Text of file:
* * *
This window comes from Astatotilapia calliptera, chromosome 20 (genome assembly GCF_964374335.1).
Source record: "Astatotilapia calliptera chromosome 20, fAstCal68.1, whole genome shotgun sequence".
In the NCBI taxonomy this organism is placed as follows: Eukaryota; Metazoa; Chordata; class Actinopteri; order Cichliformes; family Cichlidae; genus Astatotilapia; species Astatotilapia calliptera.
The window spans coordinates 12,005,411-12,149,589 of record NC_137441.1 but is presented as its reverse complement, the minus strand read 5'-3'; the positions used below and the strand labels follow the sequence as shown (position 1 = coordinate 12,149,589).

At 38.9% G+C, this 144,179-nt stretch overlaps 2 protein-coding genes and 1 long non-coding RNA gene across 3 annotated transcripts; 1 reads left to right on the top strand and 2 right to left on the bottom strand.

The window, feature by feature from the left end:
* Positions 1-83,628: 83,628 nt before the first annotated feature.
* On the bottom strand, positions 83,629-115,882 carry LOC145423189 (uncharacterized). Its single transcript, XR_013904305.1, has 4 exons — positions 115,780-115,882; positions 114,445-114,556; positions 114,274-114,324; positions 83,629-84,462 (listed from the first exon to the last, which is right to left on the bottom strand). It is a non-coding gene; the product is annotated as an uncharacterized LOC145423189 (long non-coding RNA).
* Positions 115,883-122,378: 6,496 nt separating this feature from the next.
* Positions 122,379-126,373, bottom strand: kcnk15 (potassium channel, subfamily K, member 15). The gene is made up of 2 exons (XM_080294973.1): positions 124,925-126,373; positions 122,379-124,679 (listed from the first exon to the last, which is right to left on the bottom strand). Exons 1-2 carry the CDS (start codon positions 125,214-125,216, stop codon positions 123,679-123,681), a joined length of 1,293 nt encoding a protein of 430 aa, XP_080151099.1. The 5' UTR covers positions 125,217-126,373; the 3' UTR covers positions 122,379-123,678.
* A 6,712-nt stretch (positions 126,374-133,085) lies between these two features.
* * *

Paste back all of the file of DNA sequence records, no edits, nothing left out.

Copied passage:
This window comes from Astatotilapia calliptera, chromosome 20 (genome assembly GCF_964374335.1).
Source record: "Astatotilapia calliptera chromosome 20, fAstCal68.1, whole genome shotgun sequence".
In the NCBI taxonomy this organism is placed as follows: Eukaryota; Metazoa; Chordata; class Actinopteri; order Cichliformes; family Cichlidae; genus Astatotilapia; species Astatotilapia calliptera.
The window spans coordinates 12,005,411-12,149,589 of record NC_137441.1 but is presented as its reverse complement, the minus strand read 5'-3'; the positions used below and the strand labels follow the sequence as shown (position 1 = coordinate 12,149,589).

At 38.9% G+C, this 144,179-nt stretch overlaps 2 protein-coding genes and 1 long non-coding RNA gene across 3 annotated transcripts; 1 reads left to right on the top strand and 2 right to left on the bottom strand.

The window, feature by feature from the left end:
* Positions 1-83,628: 83,628 nt before the first annotated feature.
* On the bottom strand, positions 83,629-115,882 carry LOC145423189 (uncharacterized). Its single transcript, XR_013904305.1, has 4 exons — positions 115,780-115,882; positions 114,445-114,556; positions 114,274-114,324; positions 83,629-84,462 (listed from the first exon to the last, which is right to left on the bottom strand). It is a non-coding gene; the product is annotated as an uncharacterized LOC145423189 (long non-coding RNA).
* Positions 115,883-122,378: 6,496 nt separating this feature from the next.
* Positions 122,379-126,373, bottom strand: kcnk15 (potassium channel, subfamily K, member 15). The gene is made up of 2 exons (XM_080294973.1): positions 124,925-126,373; positions 122,379-124,679 (listed from the first exon to the last, which is right to left on the bottom strand). Exons 1-2 carry the CDS (start codon positions 125,214-125,216, stop codon positions 123,679-123,681), a joined length of 1,293 nt encoding a protein of 430 aa, XP_080151099.1. The 5' UTR covers positions 125,217-126,373; the 3' UTR covers positions 122,379-123,678.
* A 6,712-nt stretch (positions 126,374-133,085) lies between these two features.